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The Bible begins and ends with a revelation of God that gives redemption its basis. From the first verse of Genesis, the book of origins, we encounter a God of personality, character, purpose, and activity. Only in the light of what he shows us of himself as the Creator of our world and the Interactor with human history does the salvation story assume its proper context. Genesis sets things in order: God first, then us. In the words of the general editor’s preface, “Especially after the Tower of Babel it became evident that people had forgotten who God was. They needed reminding. The moves God made were essentially concerned with putting himself in front of the world’s peoples.” Today, perhaps more than ever, we need God to put himself in front of usto remind us who he is, and that he is. With characteristic creativity and uncommon depth, John H. Walton demonstrates the timeless relevance of Genesis. Revealing the links between Genesis and our own times, Dr. Walton shows how this mysterious, often baffling book filled with obscure peoples and practices reveals truth to guide our twenty-first-century lives. Most Bible commentaries take us on a one-way trip from our world to the world of the Bible. But they leave us there, assuming that we can somehow make the return journey on our own. They focus on the original meaning of the passage but don’t discuss its contemporary application. The information they offer is valuablebut the job is only half done! The NIV Application Commentary Series helps bring both halves of the interpretive task together. This unique, award-winning series shows readers how to bring an ancient message into our postmodern context. It explains not only what the Bible meant but also how it speaks powerfully today.This series promises to become an indispensable tool for every pastor and teacher who seeks to make the Bible's timeless message speak to this generation. Billy GrahamThe NIV Application Commentary is an outstanding resource for pastors and anyone else who is serious about developing “doers of the Word.”Rick Warren, Saddleback Valley Community Church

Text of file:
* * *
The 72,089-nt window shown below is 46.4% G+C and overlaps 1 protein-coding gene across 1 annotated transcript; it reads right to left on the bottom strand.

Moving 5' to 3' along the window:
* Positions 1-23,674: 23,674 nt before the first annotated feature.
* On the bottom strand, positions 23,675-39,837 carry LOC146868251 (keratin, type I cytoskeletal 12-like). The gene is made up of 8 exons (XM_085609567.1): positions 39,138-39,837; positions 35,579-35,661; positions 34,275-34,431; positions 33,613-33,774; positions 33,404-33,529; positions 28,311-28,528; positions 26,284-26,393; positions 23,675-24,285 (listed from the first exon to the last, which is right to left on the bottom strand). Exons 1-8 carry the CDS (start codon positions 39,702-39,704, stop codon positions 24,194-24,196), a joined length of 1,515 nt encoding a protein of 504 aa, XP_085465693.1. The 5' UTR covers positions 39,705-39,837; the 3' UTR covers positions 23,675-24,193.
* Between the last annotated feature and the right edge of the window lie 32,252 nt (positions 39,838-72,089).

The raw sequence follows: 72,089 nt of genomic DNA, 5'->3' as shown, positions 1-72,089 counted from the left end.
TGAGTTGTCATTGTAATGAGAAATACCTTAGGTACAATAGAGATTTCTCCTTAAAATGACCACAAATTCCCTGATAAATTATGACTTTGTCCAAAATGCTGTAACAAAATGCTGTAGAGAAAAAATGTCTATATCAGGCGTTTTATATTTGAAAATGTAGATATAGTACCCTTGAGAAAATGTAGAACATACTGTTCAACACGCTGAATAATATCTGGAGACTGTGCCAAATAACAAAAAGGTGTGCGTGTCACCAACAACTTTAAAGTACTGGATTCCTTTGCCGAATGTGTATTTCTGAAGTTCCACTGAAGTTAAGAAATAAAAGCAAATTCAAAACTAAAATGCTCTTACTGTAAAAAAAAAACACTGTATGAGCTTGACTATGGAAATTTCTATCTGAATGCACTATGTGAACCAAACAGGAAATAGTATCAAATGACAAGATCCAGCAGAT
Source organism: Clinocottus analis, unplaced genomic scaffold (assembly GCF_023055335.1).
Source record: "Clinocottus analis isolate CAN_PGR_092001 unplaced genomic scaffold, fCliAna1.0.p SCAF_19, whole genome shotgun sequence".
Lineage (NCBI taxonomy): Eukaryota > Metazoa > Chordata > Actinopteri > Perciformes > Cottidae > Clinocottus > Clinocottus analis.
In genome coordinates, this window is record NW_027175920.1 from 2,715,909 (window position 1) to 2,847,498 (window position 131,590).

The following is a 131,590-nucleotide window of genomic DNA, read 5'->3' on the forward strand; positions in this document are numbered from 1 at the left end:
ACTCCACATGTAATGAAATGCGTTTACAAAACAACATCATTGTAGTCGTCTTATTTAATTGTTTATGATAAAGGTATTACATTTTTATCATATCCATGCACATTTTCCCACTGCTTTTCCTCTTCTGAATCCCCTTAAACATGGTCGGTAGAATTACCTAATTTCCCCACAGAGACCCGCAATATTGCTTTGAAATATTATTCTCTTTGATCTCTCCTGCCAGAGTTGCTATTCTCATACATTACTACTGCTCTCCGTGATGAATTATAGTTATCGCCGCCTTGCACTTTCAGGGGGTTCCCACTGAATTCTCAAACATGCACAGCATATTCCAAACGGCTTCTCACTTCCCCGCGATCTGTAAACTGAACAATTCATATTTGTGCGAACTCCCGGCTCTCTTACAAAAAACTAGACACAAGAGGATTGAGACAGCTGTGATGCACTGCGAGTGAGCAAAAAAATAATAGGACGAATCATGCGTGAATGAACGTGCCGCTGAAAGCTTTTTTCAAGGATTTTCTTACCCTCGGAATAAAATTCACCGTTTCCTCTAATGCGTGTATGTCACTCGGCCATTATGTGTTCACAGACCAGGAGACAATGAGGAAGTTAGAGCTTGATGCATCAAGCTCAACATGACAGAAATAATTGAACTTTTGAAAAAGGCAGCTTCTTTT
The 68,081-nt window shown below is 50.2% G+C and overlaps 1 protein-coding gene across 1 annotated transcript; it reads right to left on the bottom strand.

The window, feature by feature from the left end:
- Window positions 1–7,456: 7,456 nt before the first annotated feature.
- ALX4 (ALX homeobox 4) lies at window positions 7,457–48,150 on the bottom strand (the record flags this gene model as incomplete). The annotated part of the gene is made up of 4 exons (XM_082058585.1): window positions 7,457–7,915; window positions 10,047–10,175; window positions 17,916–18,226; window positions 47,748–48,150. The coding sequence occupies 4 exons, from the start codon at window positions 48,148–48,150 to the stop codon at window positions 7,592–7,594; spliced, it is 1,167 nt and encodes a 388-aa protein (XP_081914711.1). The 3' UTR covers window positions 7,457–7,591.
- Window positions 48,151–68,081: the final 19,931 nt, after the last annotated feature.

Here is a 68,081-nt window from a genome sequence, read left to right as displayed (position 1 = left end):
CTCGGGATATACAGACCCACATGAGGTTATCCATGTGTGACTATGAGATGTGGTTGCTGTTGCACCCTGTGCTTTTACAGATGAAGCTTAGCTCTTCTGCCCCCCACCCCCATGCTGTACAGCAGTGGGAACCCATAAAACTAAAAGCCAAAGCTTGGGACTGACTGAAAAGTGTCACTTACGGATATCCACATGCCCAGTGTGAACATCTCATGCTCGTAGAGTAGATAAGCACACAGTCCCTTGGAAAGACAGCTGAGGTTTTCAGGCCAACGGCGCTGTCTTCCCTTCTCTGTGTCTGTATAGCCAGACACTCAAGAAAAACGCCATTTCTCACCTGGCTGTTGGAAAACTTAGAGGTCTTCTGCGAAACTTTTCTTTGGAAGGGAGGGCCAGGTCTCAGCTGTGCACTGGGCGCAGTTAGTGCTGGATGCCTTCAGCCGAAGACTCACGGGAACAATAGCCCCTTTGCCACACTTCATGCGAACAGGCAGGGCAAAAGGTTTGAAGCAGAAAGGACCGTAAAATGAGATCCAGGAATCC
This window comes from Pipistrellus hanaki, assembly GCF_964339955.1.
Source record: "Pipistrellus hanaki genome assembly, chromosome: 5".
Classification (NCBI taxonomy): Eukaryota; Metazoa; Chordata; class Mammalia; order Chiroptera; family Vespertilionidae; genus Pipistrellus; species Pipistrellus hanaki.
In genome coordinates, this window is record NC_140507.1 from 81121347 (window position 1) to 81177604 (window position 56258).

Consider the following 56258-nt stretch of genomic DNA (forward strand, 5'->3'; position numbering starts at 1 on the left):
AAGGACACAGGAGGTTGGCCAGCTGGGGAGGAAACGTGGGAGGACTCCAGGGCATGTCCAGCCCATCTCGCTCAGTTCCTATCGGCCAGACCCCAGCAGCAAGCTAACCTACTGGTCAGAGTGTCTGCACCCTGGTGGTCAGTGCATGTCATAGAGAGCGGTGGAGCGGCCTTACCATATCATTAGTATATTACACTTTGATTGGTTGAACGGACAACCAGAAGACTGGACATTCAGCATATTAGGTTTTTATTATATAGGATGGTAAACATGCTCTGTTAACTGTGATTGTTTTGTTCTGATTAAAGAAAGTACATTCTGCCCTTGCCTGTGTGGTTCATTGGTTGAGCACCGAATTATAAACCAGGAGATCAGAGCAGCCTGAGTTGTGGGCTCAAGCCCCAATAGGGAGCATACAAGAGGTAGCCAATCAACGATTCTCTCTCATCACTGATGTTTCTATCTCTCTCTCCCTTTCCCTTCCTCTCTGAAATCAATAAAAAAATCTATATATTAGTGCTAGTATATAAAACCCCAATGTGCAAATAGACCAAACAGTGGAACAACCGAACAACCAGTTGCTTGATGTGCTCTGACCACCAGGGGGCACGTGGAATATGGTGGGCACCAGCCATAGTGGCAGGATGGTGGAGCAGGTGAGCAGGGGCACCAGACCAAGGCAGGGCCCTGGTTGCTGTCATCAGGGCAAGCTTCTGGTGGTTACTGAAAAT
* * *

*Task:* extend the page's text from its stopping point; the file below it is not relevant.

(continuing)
About the Author
John H. Walton (PhD, Hebrew Union College) is professor of Old Testament at Wheaton College Graduate School. He is the author or coauthor of several books, including Chronological and Background Charts of the Old Testament; Ancient Israelite Literature in Its Cultural Context; Covenant: God’s Purpose, God’s Plan; The IVP Bible Background Commentary: Old Testament; and A Survey of the Old Testament.
Read an Excerpt
'God and Time. What is the significance of God as the creator of time? Time was a part of a cosmos that was judged as good; yet, because death is in the system, we often consider time an enemy. Even a casual glance at the birthday-card section at the local supermarket shows the recognition of the negative aspects connected with the relentless march of time. We mark the passing of personal time with mixtures of celebration and remorse. Celebration comes when we reach age sixteen and can drive, or when we reach twenty-one and can be considered full-fledged adults. Comedians joke about being perpetually thirty-nine, and during the 1960s the young generation was advised not to trust anyone over thirty. By the time we reach forty or fifty, the black balloons begin showing up. On a social level, each new year is observed as time ticks on, and the changeover of a millennium takes on epic proportions. Time passes whether we want it to or not, forming the parameters of our existence and taking its toll.